“This one’s as big as our house!” replied her sister, pointing to one of the largest glacial erratics I’ve ever seen in my life.
At one point (and under careful supervision), the kids ventured off-trail to pet some furry-looking moss that was growing on the side of one of these boulders. At another spot along the trail, the girls wandered even farther afield (again, under our neurotic gaze) to seek out “cozy hideaways” where they might find fairies. One such hideaway comprised a copse of oak trees and a natural rock cave. Here, the kids left an offering of leaves.
After a snack of Goldfish crackers, the four of us came upon a trail sign and the Big Girl practiced her reading by announcing where we were headed and how far we’d come.
Later, on a bridge over the clear-as-glass Tenaya Creek—a spot where Muir himself homesteaded for a while when he explored the region in the mid-1800s—we collected pinecones and invented “Pooh Cones,” our own version of Winnie the Pooh’s “Pooh Sticks.” To play, my wife and the girls leaned over the upstream side of the bridge and dropped their pinecones down into the current. Then they ran to the other side of the bridge to see whose pinecone came through first. Somehow, the Big Girl won every time (not that anyone really cared who won anyway).
Viewfinder Tip: No matter where you want to stay at (or near) Yosemite, book early; summers in the park are insanely crowded and most lodging options sell out quickly.
Rite of passage
On our second full day at Yosemite, the Big Girl woke up with the sunrise, peered out the window of our hotel room, gazed upon Yosemite Falls and declared, “Today, let’s head there.” We did just that, taking the free shuttle to the trailhead for the falls and hiking up a mile on a paved pathway to the Lower falls.
Drama awaited—both the inimitable drama of billions of gallons of snowmelt cascading down a sheer cliff-face, and the inescapable drama of 4-year-old reacting to the fact that her father wouldn’t let her get as close to the eddies as some of the other (careless, IMHO) visitors were getting. All of us Villanos got soaked by the mist from the waterfall; some of us also shed a few tears.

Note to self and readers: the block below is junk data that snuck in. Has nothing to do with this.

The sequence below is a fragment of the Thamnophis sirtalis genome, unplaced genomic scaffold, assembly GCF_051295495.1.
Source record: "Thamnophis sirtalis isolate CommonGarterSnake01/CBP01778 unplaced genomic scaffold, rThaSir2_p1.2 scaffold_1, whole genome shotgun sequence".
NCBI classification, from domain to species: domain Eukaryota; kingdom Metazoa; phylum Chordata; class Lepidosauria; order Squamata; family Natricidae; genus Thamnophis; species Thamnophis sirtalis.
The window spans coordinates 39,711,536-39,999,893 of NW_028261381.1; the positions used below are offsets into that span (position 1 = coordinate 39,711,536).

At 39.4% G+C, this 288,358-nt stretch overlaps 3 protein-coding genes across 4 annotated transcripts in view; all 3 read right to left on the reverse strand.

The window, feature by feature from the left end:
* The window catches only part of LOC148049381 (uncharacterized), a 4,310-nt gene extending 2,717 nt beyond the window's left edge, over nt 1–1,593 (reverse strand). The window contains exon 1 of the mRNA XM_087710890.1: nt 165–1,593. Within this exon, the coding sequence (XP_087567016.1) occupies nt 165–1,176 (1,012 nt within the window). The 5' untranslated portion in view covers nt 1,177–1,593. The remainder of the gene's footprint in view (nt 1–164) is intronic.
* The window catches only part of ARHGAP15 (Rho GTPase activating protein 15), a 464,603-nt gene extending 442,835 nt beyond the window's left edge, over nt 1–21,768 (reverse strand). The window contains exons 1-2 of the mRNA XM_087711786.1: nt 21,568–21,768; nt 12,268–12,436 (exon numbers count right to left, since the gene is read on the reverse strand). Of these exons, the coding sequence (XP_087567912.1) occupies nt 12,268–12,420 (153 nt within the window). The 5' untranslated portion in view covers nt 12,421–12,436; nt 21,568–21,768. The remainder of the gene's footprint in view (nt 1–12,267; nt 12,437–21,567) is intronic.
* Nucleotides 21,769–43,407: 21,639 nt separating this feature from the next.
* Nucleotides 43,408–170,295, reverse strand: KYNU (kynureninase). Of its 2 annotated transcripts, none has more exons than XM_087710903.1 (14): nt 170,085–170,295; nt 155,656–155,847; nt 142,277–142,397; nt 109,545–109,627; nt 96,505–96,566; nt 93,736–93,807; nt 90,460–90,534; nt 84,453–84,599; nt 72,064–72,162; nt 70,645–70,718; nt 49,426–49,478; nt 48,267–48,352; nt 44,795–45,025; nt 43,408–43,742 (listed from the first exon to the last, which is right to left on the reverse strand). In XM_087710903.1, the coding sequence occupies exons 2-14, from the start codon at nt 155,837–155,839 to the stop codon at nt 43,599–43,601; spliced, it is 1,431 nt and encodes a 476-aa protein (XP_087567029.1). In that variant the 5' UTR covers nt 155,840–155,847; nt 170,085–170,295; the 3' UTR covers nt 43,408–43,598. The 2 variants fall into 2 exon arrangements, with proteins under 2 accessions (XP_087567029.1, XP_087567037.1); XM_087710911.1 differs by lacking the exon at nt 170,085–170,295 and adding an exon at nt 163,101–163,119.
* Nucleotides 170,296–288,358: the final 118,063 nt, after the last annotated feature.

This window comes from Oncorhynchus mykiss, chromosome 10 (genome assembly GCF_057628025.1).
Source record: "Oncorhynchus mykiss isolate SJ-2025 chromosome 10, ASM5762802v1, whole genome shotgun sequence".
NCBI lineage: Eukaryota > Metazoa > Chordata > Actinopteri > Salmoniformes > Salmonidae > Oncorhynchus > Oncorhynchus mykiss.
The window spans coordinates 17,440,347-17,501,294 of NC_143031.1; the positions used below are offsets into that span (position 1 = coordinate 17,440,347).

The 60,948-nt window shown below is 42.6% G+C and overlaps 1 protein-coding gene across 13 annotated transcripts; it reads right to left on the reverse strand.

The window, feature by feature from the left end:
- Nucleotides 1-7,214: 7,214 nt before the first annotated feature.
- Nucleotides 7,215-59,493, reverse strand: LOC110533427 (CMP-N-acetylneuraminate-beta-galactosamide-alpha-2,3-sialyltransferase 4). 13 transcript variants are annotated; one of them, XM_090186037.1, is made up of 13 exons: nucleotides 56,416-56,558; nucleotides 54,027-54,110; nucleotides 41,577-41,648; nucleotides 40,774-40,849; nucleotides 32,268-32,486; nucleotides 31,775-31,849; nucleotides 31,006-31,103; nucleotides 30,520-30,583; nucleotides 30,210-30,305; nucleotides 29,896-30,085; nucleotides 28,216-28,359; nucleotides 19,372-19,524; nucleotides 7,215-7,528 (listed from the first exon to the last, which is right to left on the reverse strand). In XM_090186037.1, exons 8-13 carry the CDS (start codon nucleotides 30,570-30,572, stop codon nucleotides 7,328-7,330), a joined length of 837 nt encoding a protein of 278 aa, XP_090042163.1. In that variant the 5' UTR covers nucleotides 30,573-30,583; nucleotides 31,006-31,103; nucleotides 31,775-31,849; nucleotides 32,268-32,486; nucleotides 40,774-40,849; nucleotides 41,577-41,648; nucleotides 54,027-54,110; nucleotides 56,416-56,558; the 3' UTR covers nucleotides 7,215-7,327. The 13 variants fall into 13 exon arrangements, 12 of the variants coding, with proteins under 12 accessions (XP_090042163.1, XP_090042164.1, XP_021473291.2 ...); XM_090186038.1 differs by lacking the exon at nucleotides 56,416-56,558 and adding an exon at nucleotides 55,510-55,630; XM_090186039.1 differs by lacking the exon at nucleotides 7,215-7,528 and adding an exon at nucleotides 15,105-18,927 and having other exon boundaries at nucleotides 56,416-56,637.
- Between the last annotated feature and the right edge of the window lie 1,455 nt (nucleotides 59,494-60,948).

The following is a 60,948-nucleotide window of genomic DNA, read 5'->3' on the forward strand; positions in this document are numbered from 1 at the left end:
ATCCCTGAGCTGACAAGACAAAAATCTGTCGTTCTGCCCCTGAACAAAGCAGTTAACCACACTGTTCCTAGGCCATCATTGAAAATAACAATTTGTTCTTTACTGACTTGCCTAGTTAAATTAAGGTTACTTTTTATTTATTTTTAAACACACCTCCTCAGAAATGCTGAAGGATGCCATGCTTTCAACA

Later in the day, when the Baby and Momma were napping back in the hotel, the Big Girl and I ventured out the back door of the Ahwahnee and a quarter-mile across a meadow toward the Merced River.
Here, from the safety of a relatively flat riverbank, we tossed rocks into the river, counting the concentric circles that resulted each and every time. Just when I thought my older daughter might be getting bored, she issued an earnest request: “Dad, can I please feel this water?”
Sensing little to no danger, I relented—much to my girl’s surprise. What followed was a Baptism of sorts; my beloved transformed from kid who tolerated nature to one who loved it. She ditched the shoes. She ditched the socks. I held her hand as she waded out into the Merced. Standing there, knee deep in the chilly water, my kid stared down at the current tickling her feet and smiled.
“Touch it,” I encouraged her. “Get in there and see how it feels on your face.”
Tentatively, she knelt down, cupped some river water with her tiny hands and splashed it on her face. Then she did it again. And again. And again. When my girl stood up, her hair and most of her jacket were drenched. She spent the rest of the afternoon giggling with delight (and since has said that her favorite part of the trip was when she got to “touch the river.”)
Getting to know an oak tree
Getting to know an oak tree
Celebrating the quiet
That night, after the Big Girl and her mother went to bed, I strapped on a headlamp and took the Baby out for our starlit stroll.
Before her lullaby, before the valley echoed with the high-pitched voice of my adorably lispy 2-year-old, we wandered out onto the boardwalk trails of Sentinel and Cook’s meadows, parked the buggy and just listened.
We heard: Grass and wildflowers near our feet, whipping in the wind; the gentle rustling of oak and Western Azalea; the occasional bray of a bullfrog; and, in the distance, the dull roar of what I’m guessing must have been Yosemite Falls. (I admit it: At one point, we also heard a car horn; I think the driver was honking at a deer to get out of a nearby road.)
Later in the walk, after the serenade, we wandered over a stone bridge that spanned the Merced, and strained to listen to the river trickling by down below.
We concluded the night warming up back in the Great Lounge of the Ahwahnee. Here, spread out on a lovingly worn leather sofa, my younger daughter and I cuddled up in front of a roaring fireplace, mesmerized by the dancing flames. I desperately wanted to engage her and ask her about all of the trees and creeks and waterfalls and stars she had seen during our visit. Instead, the two of us just sat in silence, twitching subtly every time one of the logs crackled.
Ten minutes passed, maybe 15. My watch said 9:30 p.m., and I was certain that my Baby Girl had fallen asleep. I craned my neck around to get a status report and found her sitting happily, beady eyes wide open, still taking in everything with excitement.
“I love fireplaces, Dada,” she whispered upon meeting my glance. “I love Yosemite.”
After a lifetime of dreaming, I couldn’t have agreed more.
For another look at our storybook visit to Yosemite, check out my post about Yosemite Valley family fun.